rdfs:range bt:Product .

 bt:hasBug a owl:ObjectProperty;
      rdfs:domain bt:Product;
      rdfs:range bt:Bug .

 bt:isInState a owl:ObjectProperty;
      rdfs:domain bt:Bug;
      rdfs:range xsd:string .

 bt:relatedBug a owl:ObjectProperty;
      rdfs:domain bt:Bug;
      rdfs:range bt:Bug .

 bt:Product a owl:Class;
    owl:subClassOf [
	a owl:Restriction ;
        owl:onProperty dcterms:title;
        owl:qualifiedCardinality "1"^^xsd:nonNegativeInteger ;
	owl:onDataRange xsd:string 
    ] . 

 bt:Bug a owl:Class;
    owl:subClassOf [
	a owl:Restriction ;
        owl:onProperty dcterms:created;
        owl:qualifiedCardinality "1"^^xsd:nonNegativeInteger ;
	owl:onDataRange xsd:dateTime 
    ];
    owl:subClassOf [
	a owl:Restriction ;
        owl:onProperty dcterms:creator;
        owl:qualifiedCardinality "1"^^xsd:nonNegativeInteger ;
	owl:onClass foaf:Person
    ];
    owl:subClassOf [
	a owl:Restriction ;
        owl:onProperty dcterms:title;
        owl:qualifiedCardinality "1"^^xsd:nonNegativeInteger ;
	owl:onDataRange xsd:string 
    ];
    owl:subClassOf [
	a owl:Restriction ;
        owl:onProperty bt:isInState;
        owl:qualifiedCardinality "1"^^xsd:nonNegativeInteger ;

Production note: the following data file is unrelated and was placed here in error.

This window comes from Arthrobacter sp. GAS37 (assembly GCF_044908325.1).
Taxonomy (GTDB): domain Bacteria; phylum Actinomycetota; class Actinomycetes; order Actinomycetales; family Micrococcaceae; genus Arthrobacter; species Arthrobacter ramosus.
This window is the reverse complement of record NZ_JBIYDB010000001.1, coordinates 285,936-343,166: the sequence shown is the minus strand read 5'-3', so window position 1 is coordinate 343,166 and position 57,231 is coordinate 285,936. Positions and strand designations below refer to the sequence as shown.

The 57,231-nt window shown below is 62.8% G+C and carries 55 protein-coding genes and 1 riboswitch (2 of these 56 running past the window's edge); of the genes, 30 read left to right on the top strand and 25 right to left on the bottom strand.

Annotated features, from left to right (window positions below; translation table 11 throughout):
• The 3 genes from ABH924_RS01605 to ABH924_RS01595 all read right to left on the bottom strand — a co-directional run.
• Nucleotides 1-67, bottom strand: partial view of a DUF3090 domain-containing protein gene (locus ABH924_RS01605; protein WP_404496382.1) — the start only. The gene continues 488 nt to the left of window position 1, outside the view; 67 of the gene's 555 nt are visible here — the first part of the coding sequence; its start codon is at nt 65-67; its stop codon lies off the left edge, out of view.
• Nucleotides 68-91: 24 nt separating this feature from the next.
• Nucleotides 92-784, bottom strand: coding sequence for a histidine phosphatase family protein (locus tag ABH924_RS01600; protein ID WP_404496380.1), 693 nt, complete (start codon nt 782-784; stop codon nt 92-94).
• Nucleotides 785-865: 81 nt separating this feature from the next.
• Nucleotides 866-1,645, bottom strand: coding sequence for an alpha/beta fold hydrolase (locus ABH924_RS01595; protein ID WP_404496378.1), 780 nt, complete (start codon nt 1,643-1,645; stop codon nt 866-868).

owl:onDataRange xsd:string 
    ] . 

8 Temporary

8.1 Basic concepts and terminology

8.1.1 LDPR

  • LDPRs are HTTP resources that can be created, modified, deleted and read using standard HTTP methods (i.e., POST, PUT/PATCH, DELETE, GET).
  • LDPRs use RDF to define their states.
  • You can request a Turtle representation of a LDPR and possibly other representations (e.g., XML/RDF)
  • LDP clients use Optimistic Collision Detection on update.
  • LDPRs set rdf:type explicitly.
  • LDP clients expect to encounter unknown properties and content.
  • LDP clients do not assume the type of a resource at the end of a link.

From WWW LDP presentation

8.1.2 LDPC

  • LDPCs are LDPRs
  • Clients can retrieve the list of resource members of an LDPC using GET
  • New resources are created using POST
  • Any resource can be POSTed to an LDPC – not just LDPRs
  • After POSTing a new resource to an LDPC, the new resource will appear as a member untilit is deleted.
  • Clients can retrieve information about an LDPC without retrieving a full representation of its content, including its members.
  • On deleting an LDPC the server MAY delete member resources.

From WWW LDP presentation